Excellent Brochure Design

Brochure Printing Example - Front and Back Cover

Brandt Monterey Brochure Front and Back Cover

Lloyd pulled this brochure from Brandt Monterey off the press on Friday. He stopped by my desk with the piece, and for a few minutes he raved about the brochure’s high quality. He told me that this is an excellent example of a brochure done right, and that the designer really knew what he was doing. It’s not easy to get a press manager like Lloyd saying that about a brochure, having seen countless numbers of them pass through his presses over the last 30 years.


He pointed out how crisp and super clear the photos were, and the vibrancy of the image’s colors. Lloyd also commented that the brochure was elegant in its cleanliness and how well it handled a complex product with just the right mix of text, data, and images. Too often pressmen see brochures that are cluttered and lose their message due to sloppy design.

This particular piece happened to be created using Adobe InDesign. You can see here how the designer expertly used text boxes to convey important technical information without increasing clutter.

Another way to present data on an InDesign brochure is through the use of tables. To create a table:

• Select the Text tool

• Create a text frame to the size and position of where you want the table

• Click on Insert Table (first click within the text frame to make sure it’s active, otherwise you can not select “Insert Table”)

• Make your table dimension selections and click OK

The table will be created to the width of the text frame.

Tables can be exported from Excel, but that’s another discussion.

Since this piece is so well done, we’ll spend the next couple of posts highlighting some of its excellent design elements. In our next post, we’ll talk a little about the outstanding images in this half fold brochure.

Feel free to call with any questions (1-888-922-0699), and don’t forget to check out our offer for first time brochure printing customers.

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Keep it clean

When I ask the press operators what they like most on nice looking brochures, they use the term “clean and crisp”. Pressmen that print job after job, all day, every day, know a nice piece when they see it.

So, what is “crisp and clean”? To be cliché, less is more. The advent of the personal computer has given laypeople the ability to enter into the mysterious world of graphic design. In the early 90’s, that looked like gradient rainbows; endless seas of gradient rainbows. I printed so many jobs with gradient rainbows that I ran inside and hid in a dark room every time it rained while the sun was shining. In the late 90’s, EVERYTHING (pronounced with three syllables) got drop down shadows. Fonts? Pick a font and stick with it. Are you following this? Just because you can do it, doesn’t mean you should.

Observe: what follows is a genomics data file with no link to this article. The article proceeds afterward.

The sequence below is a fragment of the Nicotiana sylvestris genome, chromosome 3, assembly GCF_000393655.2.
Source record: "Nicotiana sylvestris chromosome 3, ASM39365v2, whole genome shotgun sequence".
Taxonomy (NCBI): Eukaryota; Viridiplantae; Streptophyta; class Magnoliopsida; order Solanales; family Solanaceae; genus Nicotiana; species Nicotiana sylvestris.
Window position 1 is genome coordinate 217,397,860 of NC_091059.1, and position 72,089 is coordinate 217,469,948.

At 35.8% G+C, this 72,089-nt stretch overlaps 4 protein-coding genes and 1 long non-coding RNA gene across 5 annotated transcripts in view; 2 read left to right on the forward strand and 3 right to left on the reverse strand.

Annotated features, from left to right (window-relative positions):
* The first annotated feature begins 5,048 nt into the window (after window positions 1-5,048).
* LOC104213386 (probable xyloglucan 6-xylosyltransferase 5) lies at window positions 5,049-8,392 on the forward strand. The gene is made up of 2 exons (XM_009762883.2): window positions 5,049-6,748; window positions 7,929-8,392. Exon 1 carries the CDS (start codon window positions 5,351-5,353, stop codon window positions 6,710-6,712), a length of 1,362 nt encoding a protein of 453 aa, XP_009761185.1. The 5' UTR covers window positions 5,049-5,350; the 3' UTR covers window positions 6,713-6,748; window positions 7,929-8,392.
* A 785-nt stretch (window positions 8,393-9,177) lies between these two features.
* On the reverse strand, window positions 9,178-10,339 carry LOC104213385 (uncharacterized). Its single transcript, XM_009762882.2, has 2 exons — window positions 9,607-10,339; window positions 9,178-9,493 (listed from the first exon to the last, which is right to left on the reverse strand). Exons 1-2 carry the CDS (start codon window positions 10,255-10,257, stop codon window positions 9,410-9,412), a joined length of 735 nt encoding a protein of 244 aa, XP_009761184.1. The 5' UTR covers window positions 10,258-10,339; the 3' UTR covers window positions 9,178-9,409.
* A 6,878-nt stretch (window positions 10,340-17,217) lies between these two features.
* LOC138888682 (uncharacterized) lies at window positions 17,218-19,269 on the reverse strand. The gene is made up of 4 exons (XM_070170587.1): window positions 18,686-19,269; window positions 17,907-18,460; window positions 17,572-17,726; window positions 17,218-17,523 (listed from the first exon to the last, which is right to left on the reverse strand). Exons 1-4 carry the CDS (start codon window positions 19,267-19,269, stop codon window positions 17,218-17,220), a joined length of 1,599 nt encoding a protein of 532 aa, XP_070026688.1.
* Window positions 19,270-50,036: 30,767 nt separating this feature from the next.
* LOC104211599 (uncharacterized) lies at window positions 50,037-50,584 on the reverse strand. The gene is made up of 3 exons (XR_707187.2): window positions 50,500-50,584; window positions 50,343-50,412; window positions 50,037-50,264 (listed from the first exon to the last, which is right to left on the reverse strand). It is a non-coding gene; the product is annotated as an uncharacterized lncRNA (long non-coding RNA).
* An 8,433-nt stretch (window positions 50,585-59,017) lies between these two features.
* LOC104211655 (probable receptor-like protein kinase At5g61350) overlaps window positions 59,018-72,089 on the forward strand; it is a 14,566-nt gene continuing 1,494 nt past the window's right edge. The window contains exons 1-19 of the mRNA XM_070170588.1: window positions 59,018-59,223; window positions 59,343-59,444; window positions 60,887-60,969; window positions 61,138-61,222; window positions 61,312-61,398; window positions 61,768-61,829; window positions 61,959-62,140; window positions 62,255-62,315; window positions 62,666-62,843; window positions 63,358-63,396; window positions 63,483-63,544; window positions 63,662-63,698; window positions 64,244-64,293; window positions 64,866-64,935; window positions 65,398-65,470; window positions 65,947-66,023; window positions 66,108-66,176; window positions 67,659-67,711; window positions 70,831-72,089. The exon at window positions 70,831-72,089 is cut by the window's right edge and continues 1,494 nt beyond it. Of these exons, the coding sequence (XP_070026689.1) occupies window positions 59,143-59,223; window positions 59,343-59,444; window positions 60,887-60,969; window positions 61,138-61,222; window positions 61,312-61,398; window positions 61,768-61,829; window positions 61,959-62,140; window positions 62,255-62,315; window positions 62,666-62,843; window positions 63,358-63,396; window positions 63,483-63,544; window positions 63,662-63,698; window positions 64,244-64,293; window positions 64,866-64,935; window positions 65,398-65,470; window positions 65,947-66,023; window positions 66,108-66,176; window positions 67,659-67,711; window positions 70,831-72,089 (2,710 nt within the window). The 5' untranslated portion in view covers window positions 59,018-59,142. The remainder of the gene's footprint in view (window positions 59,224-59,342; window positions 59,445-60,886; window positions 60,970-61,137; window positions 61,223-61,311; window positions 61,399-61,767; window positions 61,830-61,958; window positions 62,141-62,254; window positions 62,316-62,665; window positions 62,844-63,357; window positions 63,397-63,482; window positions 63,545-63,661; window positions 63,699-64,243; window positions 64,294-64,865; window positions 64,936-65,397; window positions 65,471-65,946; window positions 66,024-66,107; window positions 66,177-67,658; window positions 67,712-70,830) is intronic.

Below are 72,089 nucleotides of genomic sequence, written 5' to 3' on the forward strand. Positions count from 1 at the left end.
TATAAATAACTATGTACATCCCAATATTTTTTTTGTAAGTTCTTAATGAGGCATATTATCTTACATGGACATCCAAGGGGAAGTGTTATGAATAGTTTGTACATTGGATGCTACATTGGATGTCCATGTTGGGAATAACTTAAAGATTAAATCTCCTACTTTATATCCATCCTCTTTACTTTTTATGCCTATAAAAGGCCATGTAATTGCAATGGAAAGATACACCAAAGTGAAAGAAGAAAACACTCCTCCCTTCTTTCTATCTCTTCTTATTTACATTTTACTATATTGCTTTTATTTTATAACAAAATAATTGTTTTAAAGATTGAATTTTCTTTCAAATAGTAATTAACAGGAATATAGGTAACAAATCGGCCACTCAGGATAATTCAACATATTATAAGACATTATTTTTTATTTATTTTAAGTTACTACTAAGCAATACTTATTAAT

The key to crisp, clean printing is avoiding all the clutter and if you choose to follow the most recent trend, you better be uber-clever. Think about the front panel of your brochure; does it tell the whole story, whether you read it or not? Last week I looked at a job we were printing for a rafting company. I had to turn the brochure over and over; I could not find where the company was located! They had used so much clutter to fill their piece they made it impossible to find their location.

Your front panel should be an invitation to open up the brochure and look inside, or simply get their attention. It is your first impression. The inside is “the show” and the back is “the encore”. If you can’t find the door, or you can’t find your seat, you’re no going to clap and you’re darn sure not coming back.

Feel free to call with any questions (1-888-922-0699), and don’t forget to check out our offer for first time brochure printing customers.

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When not to use PMS colors.

Can I avoid PMS colors?

After 33 years of printing, I wish I could say I’ve seen it all. Well, I haven’t. In fact some things occur all too often.  Like asking myself, “why in the world did they do that?”

One of the most common instances is someone needlessly picking a P.M.S. (Pantone Matching System) color for their brochure, in addition to 4 color process.

Now if your corporate logo is PMS specific, like the orange in Home Depot or red in McDonalds, you are totally within your rights. In this case where your color may be so closely associated with your brand, you should use PMS or “spot color,” as it’s often referred to.

But when you just want a nice blue border around the edges of your piece, or green capital letters for each paragraph, why not just create it in C.M.Y.K.? Time after time, I continue to see people pay extra money for a PMS color when they didn’t need to.

When I look around the press room and see a pressman pulling a sheet from a job he is running with the look as though he had just bitten into a lemon, I already know what he is thinking: “Why did they do that?” He knows there was no reason for there to be a PMS ink on that job. Why pay for 5 when you can accomplish the same thing with 4 – colors of ink that is.

Is there any greater faux pas than that? You bet! A giant red flag for me is when I see a brochure that has only a screen of a PMS ink. Screening is designed to lighten a color. If you want a lighter color, why not just pick a lighter PMS and print a solid of exactly the color you want? There is a time and place for PMS colors, but that’s a different topic for a different day.

PMS? Be smart, and know when to say when.

If you need help determining when to use a PMS color and when it can be replaced with CMYK colors, please send us an email at info@brochureprinting.com or call us at 1-888-922-0699.

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Recycling print material with coatings

Can you recycle printed material if it’s been coated with an aqueous coating? The simple answer is: absolutely! Aqueous coating is a water based product and very environmentally friendly.